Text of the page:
Canadian High Interest Savings Accounts
When most people think of investing in Canada, the Canadian Stock Market is naturally one of the first things to come to mind. Americans that are leery of investing in stocks due to the many bank failures in the United States might want to consider investing their money in a Canadian account. This article will describe some of the benefits of investing in a Canadian high interest savings account.
The banks in Canada are much more regulated than those in the United States, making them (and thus Canada's economy as a whole) a much more stable investing environment. The CDIC, or Canada Deposit Insurance Corporation, protects Canada's banks and operates in a similar manner to the FDIC in the United States. When one considers opening a savings account, the Interest Rates that the account pays is of prime importance. Interest rates on savings accounts in Canada, similar to in the United States, are very low and most Canadian savings accounts only offer a small yield. However, a good piece of information to be aware of is that online banks in Canada usually offer a higher rate of interest than that of which is offered by traditional brick-and-mortar banks, so investors would be wise to consider investing with an online bank in order to enjoy a better rate of return on their money. These are therefore often known as High Interest Savings Account.
The GIC, or Guaranteed Investment Certificate, is a Canadian investment where the rate of return is fixed over a specified period of time. This investment can be ideal for a person having a low risk tolerance. However, the return on an investment certificate is typically much lower than the pay out of stocks, bonds, and/or mutual funds. The time frame allowed for interest to accumulate is from one day to ten years. The longer the waiting period, the higher the interest rate will be. An individual’s risk tolerance will determine which investment track is the best choice for their portfolio goals.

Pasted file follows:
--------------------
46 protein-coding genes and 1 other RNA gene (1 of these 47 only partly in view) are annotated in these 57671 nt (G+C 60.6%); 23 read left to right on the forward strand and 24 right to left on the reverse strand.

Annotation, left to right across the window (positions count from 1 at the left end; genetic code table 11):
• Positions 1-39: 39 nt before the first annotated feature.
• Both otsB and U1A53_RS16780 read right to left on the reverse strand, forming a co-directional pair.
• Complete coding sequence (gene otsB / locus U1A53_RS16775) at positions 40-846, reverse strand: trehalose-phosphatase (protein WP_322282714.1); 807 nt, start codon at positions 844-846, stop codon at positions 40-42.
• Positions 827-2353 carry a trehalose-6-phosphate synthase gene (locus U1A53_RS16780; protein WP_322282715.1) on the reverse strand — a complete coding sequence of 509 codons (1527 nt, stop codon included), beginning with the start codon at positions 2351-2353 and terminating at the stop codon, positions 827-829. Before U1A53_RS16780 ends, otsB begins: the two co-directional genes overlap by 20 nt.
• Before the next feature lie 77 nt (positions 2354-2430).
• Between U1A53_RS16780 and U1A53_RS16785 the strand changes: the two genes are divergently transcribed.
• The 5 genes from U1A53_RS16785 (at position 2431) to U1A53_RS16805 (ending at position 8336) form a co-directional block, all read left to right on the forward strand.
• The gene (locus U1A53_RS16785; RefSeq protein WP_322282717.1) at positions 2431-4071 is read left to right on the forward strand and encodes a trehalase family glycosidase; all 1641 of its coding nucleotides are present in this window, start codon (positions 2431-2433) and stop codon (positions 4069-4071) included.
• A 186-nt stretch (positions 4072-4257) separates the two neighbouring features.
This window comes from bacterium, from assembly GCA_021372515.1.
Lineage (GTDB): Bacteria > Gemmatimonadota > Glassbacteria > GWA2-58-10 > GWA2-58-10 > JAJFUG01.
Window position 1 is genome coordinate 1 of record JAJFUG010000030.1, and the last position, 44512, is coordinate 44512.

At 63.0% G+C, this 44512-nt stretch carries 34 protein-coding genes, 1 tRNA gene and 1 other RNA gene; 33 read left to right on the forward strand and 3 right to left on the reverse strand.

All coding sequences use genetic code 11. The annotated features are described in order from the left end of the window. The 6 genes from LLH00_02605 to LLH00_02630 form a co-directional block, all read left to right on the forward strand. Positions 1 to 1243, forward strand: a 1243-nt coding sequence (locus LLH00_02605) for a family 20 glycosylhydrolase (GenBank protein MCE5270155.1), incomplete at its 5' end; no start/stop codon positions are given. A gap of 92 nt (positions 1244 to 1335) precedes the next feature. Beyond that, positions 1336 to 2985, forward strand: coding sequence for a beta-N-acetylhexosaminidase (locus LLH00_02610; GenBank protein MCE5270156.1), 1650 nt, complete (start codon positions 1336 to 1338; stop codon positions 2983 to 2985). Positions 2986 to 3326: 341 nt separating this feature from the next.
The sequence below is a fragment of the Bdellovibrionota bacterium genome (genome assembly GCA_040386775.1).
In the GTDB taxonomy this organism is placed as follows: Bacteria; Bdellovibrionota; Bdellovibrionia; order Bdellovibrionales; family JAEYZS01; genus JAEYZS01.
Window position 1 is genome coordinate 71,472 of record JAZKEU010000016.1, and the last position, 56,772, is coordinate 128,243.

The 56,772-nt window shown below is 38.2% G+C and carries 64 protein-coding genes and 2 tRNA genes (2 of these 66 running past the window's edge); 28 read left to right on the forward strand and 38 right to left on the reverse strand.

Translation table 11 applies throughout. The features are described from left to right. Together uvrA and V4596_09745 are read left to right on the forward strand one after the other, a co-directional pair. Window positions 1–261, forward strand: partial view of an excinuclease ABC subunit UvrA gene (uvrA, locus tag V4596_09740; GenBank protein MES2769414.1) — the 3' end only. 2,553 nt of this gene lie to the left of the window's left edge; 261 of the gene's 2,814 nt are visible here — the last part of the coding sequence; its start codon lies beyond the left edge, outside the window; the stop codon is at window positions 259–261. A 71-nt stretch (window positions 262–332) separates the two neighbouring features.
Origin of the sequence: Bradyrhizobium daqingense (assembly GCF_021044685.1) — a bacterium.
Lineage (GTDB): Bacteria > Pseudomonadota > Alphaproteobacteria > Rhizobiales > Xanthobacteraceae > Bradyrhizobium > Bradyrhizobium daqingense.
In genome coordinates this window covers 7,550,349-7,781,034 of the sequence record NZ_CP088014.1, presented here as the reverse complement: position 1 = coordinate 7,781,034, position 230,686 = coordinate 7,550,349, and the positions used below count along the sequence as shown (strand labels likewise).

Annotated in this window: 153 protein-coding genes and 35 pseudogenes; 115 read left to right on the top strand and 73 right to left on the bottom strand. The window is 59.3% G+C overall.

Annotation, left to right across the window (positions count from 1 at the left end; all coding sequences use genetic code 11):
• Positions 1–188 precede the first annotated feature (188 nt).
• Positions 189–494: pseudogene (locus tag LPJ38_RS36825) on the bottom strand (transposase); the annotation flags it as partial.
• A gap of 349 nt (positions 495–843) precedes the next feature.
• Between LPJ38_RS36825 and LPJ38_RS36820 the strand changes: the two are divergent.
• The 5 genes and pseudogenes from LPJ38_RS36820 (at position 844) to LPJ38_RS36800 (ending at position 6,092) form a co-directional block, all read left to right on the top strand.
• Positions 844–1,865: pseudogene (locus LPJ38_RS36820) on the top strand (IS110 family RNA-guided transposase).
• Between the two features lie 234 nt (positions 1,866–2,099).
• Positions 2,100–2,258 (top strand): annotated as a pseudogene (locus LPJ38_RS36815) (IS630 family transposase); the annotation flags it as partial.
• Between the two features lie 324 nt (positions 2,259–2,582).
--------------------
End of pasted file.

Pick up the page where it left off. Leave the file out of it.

There are some investment certificates that require you to lock-in your money for a predetermined timeframe; these investments are called unredeemable certificates. Other types of certificates allow the investor to access his/her funds before the certificate matures; investments of this nature are called redeemable certificates. Furthermore, some investment certificates allow you to invest in them in periodic intervals before the maturity date, therefore increasing the value of the certificate.
Also available to investors are variable rate investment certificates. These certificates are directly tied to the Canadian prime interest rate. Another type of certificate, market-linked investment certificates, are linked to stock market performance. Obviously, these two types of investment certificates do not offer the stability of the fixed rate investment certificate. However, higher returns can be earned if the investor is willing to take on the added risk.
Investment certificates should be considered when contemplating your investment strategy, and if you have a higher risk tolerance, then you should not rule out the stock market either. It is important that connect with a knowledgeable Financial Advisor, to ensure that your money is put to best use. However, in the end, the types of investments that an individual invests in will be determined the individual investor’s risk tolerance and portfolio goals.
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ABOUT THE AUTHOR
This article was written by Jennifer Nobles. Jen, as she likes to be called, is an advocate for many national & international business ventures. Her investment advice has expanded over several industries in various global markets. Because of her detailed analysis and profound passion for business, she is regarded as one of the top advisors for worldwide investments and enterprise affairs.